Ever since the late heavy bombardment, conventional wisdom has held that layer two is a ground plane without end or disruption. Theoretically, anyway. Growing up on processors from Intel, Motorola, TI, and the other pioneers, we hold these truths to be self-evident. A ground plane on layer two was salvation from the tyranny of uncontrolled impedance. Not necessarily so, anymore.
Image Credit: Author - By painting the outer layers in copper, you already have half of the stripline sandwich.
It was about five years ago when Intel gave up Trails and Wells for Lakes as the project names for the 64-bit computing devices. Up to that point, Intel embraced a package design philosophy they called “via-channel”. The pin-pitch was still fairly generous while rows of balls would be strategically depopulated so that there was just enough empty space for fan-out.
Via Channel - The End of the Through-Hole Era
If you did it exactly the way they proposed, the Bay Trail device could be implemented on a normal PCB using through-hole technology. Aside from the areas designated for vias, the thing you would notice is that it has two dice on the substrate, giving it a rectangular footprint rather than a square. It was obvious that a lot of engineering went into enabling low-cost PCBs. In some cases, they would strive for a reference design of 4 layers. Those were the days.
In the real world, the type of memory of some other feature became a technology driver in implementing the supposedly low-tech solution. Meanwhile, the mobile chip business was concentrating elsewhere. Apple, Samsung, Qualcomm and the like were turning out smaller devices with lower power consumption as a side benefit.
Advancing Technology While Containing Costs
Enter SkyLake, the seventh generation. Along with the eight, ninth and tenth gen, the form-factor no longer pretends to have a non-HDI solution. You will be using micro-vias to access many layers. Intel still wants to be frugal though. Noting the reference design and the rather verbose set of application notes, it seems like they’re striving to reduce the number of lamination cycles you will face when putting their newer mobile chips on your board.
The newer generation parts have a pin configuration with two different pitches. The core has a grid of larger pins that are used to supply power and ground. That pin-field is surrounded by a frame of finer pitch signals. Several rows of balls at 0.5 mm center-center all the way around provide about 1000 signal pins on top of the 300 power and ground pads.
Those wide pitch pads that are suited for strapping shunt capacitors across the power and ground grid using the opposite side of the PCB. Even though the application notes call out the use of tiny capacitors, there will be more caps than power/ground pin pairs. It should be said: Get the power and ground pipelines in there early so you can to keep the inductive loops from getting any longer than necessary.
Image Credit: Author - Smaller form factors with many components are poor candidates for this approach.
As usual, the scary XO pins are right along the edge. That generally means that there is some extra plumbing on the device or substrate to make that happen. Pins around the outer edge of the device are the most precious when it comes to ball-mapping. It’s a good chip-team that considers the world beyond silicon. Too many devices brazenly map the PLL or other noisy circuits deep inside the grid. I digress.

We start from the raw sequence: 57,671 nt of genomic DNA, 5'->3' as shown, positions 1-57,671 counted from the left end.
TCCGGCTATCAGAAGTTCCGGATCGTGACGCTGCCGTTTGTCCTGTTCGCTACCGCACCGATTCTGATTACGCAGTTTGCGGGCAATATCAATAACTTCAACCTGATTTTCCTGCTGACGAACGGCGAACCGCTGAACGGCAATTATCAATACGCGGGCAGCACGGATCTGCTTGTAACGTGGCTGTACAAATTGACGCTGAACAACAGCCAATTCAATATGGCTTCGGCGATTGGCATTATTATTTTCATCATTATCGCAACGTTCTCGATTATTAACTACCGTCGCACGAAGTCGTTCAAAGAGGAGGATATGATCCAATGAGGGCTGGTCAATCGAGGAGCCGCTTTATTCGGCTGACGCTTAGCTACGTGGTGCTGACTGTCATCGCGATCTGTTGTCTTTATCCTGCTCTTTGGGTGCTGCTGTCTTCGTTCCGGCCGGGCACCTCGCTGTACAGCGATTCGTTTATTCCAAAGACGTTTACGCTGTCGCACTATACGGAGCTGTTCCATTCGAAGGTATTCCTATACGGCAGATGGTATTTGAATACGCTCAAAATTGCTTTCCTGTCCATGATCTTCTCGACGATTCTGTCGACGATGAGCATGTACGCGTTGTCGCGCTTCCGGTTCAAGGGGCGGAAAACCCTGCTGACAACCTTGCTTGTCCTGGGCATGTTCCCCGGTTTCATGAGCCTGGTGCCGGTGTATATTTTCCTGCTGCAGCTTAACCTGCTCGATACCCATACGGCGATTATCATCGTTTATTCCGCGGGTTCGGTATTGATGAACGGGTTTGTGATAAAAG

Remaining cost-conscious while catching up with the industry means we’re going to have to be creative with the available real estate under the chip. In the immediate vicinity of the SOC, every layer is a routing layer. The style may change to more traditional layer usage once the traces are clear of the high-density area. Impedance will come later.
Architecture For High Density Interconnect
The best case would be a stack-up that went Ground - Signal - Signal - Ground. You’d expect orthogonal routing on the two adjacent signal layers. If traces are going the same way, then try to route Layer 3 over the air gaps of the traces on Layer 2. The same four layers would repeat on the other side of the stack-up with a layer pair for the power distribution network sandwiched in between.
The goal is to route away from the center of the device with a short list of nets that really must have a solid ground foundation for impedance control. The rest of the connections follow according to a hierarchy that you’ll have to work out with the brain trust of your department.
Image Credit: Author - Every design is a compromise.
Most of the time, you’ll be able to help the cause with a placement that accommodates the routing pain points. This strategy applies to smaller devices as well. Use short, direct traces on the outer layer and drop a via to drive a trace of any considerable length.
It’s not unusual to adjust the placement as you go. Using the outer layers as a ground layer means that the component footprints will break up one of the ground planes. Likewise for outer layer routing. Adapting the placement to leverage layer-two routing becomes intuitive with a few iterations.
Keeping the exposed traces short and surrounding the components with a ground plane works wonders for suppressing EMI. Inner layer routing over one solid plane and one broken plane works as long as there’s a thicker band of material between the traces and the subdivided power plane. The core section is a natural place for this technique.
PCIe Cards and similar form factors include solid copper pour on the outer layers as a matter of course. The twin benefits of surface area for thermal dissipation and EMI suppression make it a no-brainer. Take a clue from the established norms and leverage the geometry to create cost-effective layouts that perform to the expectations.
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